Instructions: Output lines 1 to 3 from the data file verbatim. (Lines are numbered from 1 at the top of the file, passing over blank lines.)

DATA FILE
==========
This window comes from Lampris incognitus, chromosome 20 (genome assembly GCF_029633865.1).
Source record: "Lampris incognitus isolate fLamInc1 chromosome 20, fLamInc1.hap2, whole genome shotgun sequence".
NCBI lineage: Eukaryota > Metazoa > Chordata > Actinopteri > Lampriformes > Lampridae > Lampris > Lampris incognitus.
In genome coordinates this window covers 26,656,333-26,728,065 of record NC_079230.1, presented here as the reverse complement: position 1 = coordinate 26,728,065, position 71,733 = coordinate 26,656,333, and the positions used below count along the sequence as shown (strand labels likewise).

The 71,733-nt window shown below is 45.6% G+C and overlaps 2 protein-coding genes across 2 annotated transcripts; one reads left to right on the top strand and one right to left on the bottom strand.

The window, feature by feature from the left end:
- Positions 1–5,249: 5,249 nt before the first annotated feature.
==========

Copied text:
This window comes from Lampris incognitus, chromosome 20 (genome assembly GCF_029633865.1).
Source record: "Lampris incognitus isolate fLamInc1 chromosome 20, fLamInc1.hap2, whole genome shotgun sequence".
NCBI lineage: Eukaryota > Metazoa > Chordata > Actinopteri > Lampriformes > Lampridae > Lampris > Lampris incognitus.